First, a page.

Tom Eastman

Number of videos:
Using Cython for distributed-multiprocess steganographic md5sum-collision generation...
Kiwi PyCon 2013
Tom Eastman
Recorded: Sept. 13, 2013Language: English

Cython is a dialect of Python that compiles to native C. In this talk I'll give a general overview of Cython, how it works, and uses it can be put to, both useful and, perhaps, somewhat whimsical.

Using Cython for distributed-multiprocess steganographic md5sum-collision generation
PyCon AU 2013
Tom Eastman
Recorded: July 6, 2013Language: English

Cython is brilliant, it looks like Python but compiles to native C. It can be used as a simple way of writing lightning-fast C extensions for Python, or for a simple means of hooking into already-existing C libraries. If you are writing CPU intensive applications, like, say, hypothetically, cracking one-way cryptographic functions, Cython is a perfect mixture of simple expressiveness while making sure the 'inner loop' of your code is running as close to the bare metal as possible.

And that's all this talk will be about, honest.

Why are you looking at me like that?

The Server Side: The coolest parts of backend development with Django
DjangoCon AU 2013
Tom Eastman
Recorded: July 5, 2013Language: English

There are few feelings more sweet than being a web-app backend developer, and knowing that the vaguaries and frustrations of front-end design, Javascript inconsistencies, and web-browser quirks are "Someone Else's Problem".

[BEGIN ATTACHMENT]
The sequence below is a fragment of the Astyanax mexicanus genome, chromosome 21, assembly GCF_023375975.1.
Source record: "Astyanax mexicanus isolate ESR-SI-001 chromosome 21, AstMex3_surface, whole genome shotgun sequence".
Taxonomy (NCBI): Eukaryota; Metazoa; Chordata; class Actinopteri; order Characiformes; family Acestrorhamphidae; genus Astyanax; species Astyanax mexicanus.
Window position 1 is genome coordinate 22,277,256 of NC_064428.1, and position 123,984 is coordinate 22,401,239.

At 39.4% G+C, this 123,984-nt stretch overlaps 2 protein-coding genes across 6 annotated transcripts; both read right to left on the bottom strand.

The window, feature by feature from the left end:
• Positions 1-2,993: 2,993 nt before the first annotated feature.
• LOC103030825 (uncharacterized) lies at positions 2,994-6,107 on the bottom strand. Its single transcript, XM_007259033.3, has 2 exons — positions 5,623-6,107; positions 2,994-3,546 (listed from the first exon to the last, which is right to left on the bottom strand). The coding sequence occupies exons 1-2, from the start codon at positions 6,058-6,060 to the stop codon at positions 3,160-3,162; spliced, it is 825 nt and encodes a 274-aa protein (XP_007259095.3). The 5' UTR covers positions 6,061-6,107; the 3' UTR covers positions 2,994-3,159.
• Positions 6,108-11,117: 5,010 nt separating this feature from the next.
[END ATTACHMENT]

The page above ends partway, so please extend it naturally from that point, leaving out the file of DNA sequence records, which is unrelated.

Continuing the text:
The backend developer, instead, has just three goals: Make the system lightning fast and infinitely scalable; ensure its absolute security and impregnability; and guarantee its absolute correctness, stability, and general perfection in the face of all input at all times.

I'll take that over having to debug CSS rendering quirks any day of the week.

In this talk I'll cover these three goals and how Django helps make each one achievable, including a tour of some of the lesser known features of the framework, such as:

  • Magic tricks you can do with Django's caching framework beyond the naive "cache this page", and its ability to take advantage of the browser's own cache in marvellous ways.
  • Taking Django's testing framework to its logical (and illogical) extremes. Including clever uses of selenium and webdriver to run unit tests, integration tests and even Javascript tests.
  • Considerations of Django use and web security. Including the sorts of things Django does a great job of protecting you from, and the things where your own due dilligence will always be required.